The Art of Disbudding

The following information has been complied for general reference and educational purposes only. It is not intended, in any way to replace professional veterinary advice or care for your goats.

Disbudding is one of the most difficult jobs a goat breeder has to do. While dehorning is not the most pleasant job for goat breeders, it produces goats that are much safer to work around, that are less likely to find themselves caught in fences or feeders and are also less likely to injure other animals or their human companions. As responsible goat Breeders we must be able to disbud in a safe way causing no harm and the least amount of pain possible.

The disbudding iron needs to be a good quality one that will do the job quickly. A low-quality iron heats slower and may not get hot enough, making the procedure take longer and causing undue stress to the kid.

Our disbudding process – starts with kids being given a quick once over (never disbud a sick or frail kid) we vaccinate against tetanus using a combined 3 in 1 vaccine at the time of disbudding. Yes, it’s a bit young but better to be safe than sorry and Vets have assured us that no harm is done vaccinating early.

Ideally, kids should be about 7 –10 days old when you disbud them. Doe kids can be done up to 3 weeks of age, it will depend on the tip of the iron hollow tip can slip over the erupted bud where flat tip cannot. If the buds get too big there will be more chance of scurs (small, deformed horns) developing. If it’s your first time, make sure you have an experienced disbudder helping you.

Make sure the IRON IS HOT. Let it heat up at least 10 minutes; we let it warm up at least 20 minutes. We make sure it is ready by applying it to a wooden board, you will get an immediate dark brown ring. Collect your kid, and trim the hair around the buds to reduce smoke. A cheap pair of human hair trimmers is all you need. 

Kids are restrained by wrapping them in a towel they can also be put in a specially designed disbudding crate. 
I used to hold them in my arms while husband disbudded, but found that they struggle too much and I always seemed to get burned. Drape a towel over the little one like so. We disbud on a nice grassy patch or sit on soft rugs for the kids comfort. Use pavers or bricks to rest the iron on.

Fold little front legs under and gently push the little one down on the ground (below). Note the correct position of the legs and the way the kid sits on the ground.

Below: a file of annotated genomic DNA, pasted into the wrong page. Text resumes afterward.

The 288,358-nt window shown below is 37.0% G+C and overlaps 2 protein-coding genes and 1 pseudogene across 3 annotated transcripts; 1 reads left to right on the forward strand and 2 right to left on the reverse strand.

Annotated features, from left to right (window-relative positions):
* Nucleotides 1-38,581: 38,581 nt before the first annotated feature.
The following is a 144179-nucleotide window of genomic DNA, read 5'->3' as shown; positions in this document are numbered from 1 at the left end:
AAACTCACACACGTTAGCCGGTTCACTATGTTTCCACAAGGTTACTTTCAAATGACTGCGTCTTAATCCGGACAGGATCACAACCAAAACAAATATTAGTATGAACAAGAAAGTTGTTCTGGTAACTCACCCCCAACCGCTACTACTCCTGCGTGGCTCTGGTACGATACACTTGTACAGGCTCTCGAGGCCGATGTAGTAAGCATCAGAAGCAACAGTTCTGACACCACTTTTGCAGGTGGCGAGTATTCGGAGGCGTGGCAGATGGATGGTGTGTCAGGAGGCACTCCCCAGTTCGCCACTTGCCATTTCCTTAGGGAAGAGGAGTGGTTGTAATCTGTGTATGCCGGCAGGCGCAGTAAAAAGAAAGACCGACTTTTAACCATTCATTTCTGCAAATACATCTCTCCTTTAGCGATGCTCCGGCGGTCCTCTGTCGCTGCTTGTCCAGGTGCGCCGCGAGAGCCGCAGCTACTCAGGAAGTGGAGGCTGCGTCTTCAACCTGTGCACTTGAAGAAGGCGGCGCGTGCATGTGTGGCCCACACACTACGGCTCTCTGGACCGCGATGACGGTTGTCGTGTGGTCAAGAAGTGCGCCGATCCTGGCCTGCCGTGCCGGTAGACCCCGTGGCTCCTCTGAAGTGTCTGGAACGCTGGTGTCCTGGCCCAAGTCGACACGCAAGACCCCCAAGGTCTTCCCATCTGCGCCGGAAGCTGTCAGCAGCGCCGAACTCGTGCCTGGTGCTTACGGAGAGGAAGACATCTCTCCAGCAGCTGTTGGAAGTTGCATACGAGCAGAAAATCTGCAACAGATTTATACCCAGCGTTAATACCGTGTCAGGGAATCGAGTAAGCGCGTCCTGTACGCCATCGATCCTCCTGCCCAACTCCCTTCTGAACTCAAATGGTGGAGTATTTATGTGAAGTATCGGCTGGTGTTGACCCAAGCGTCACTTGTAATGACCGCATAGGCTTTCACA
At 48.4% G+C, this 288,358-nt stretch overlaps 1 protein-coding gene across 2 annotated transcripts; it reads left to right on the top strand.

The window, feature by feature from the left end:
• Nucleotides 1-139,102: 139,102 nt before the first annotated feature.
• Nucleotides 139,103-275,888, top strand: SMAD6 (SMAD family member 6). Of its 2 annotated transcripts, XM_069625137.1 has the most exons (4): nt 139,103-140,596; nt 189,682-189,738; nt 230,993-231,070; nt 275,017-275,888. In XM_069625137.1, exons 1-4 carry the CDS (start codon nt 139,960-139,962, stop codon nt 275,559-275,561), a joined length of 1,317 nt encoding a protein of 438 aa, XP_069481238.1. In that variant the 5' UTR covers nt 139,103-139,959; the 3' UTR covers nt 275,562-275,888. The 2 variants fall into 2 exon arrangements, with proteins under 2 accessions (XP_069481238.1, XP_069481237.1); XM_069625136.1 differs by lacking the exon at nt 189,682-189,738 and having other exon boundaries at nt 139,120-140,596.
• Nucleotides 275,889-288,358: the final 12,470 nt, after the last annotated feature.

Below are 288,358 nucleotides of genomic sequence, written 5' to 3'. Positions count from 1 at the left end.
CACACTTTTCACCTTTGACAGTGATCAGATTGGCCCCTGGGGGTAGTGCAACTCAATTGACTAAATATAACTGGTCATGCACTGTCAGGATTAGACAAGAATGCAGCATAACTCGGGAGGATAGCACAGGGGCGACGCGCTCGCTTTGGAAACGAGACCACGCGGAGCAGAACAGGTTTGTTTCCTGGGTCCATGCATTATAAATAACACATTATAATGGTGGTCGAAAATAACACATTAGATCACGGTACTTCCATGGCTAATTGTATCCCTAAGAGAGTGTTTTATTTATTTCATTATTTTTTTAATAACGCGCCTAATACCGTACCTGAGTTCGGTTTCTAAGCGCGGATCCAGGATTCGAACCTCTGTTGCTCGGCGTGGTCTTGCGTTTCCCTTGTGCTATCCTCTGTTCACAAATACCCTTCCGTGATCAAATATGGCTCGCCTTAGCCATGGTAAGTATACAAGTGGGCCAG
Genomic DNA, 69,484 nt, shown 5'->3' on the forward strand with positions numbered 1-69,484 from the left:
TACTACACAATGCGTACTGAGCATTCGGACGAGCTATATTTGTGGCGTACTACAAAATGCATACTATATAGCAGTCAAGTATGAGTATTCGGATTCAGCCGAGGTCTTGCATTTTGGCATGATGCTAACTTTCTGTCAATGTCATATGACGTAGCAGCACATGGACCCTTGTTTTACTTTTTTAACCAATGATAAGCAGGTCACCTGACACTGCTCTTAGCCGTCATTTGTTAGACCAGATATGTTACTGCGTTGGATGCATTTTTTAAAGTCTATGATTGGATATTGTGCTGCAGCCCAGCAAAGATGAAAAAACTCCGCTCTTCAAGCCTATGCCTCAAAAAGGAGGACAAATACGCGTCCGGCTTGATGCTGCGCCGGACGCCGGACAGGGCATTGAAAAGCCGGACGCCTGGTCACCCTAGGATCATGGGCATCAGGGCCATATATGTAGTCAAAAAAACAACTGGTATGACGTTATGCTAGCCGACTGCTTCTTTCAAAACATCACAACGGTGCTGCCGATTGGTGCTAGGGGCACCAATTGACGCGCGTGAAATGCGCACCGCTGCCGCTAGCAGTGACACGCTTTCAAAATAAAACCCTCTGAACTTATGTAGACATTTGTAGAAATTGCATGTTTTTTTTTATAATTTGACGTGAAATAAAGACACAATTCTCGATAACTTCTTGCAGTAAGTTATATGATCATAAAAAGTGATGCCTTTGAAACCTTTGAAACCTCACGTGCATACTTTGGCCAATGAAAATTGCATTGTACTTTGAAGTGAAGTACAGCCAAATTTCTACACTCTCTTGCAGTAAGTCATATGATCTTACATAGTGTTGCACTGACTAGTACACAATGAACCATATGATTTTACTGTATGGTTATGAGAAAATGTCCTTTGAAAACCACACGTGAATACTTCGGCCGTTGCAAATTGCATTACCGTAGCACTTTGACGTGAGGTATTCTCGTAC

Straddle the little one being sure to pull the towel out under your knees to tighten it up. The towel then acts as a second set of hands. Run your hands down over the face and pull the little ears back. Hold the little head down gently but firmly against the ground.

This is generally the time that the kid will start yelling, they do not like to be restrained, try not to panic and remember to remain calm, although your heart will feel as though it is going to race out of your chest.


Look to see where the iron will go, feel the buds with finger tips. Firmly place the iron over the bud and evenly twist back and forth for a few seconds. 

You should end up with a leathery to a white ring around the horn bud. Do the other side. If you don’t get a complete ring, simply re-apply the iron for a couple more seconds. Never burn more than a count of ten at any time. They say that the disbudding iron will actually cauterise the nerves and the kid will feel little or no pain when you are done. When you are done, spray both marks with an antiseptic spray. If you use powder the kid will scratch at the site and may cause bleeding and infection. Let the little one go back to mum, or give them their bottle. The nursing reflex is a good way to judge stress – a stressed kid will not nurse.

In a few days, the burnt area will become a scab. In about 3 to 5 weeks (depending on the kid) the scabs will fall off on its own. Do not pick at them. When the scabs do fall off, the area may bleed so we always apply more antiseptic spray.The head should be kept as dry as possible after the initial liquid antiseptic spray, so it is a good idea not to bath your little one for the weeks following disbudding. 

S. Ludwig 2007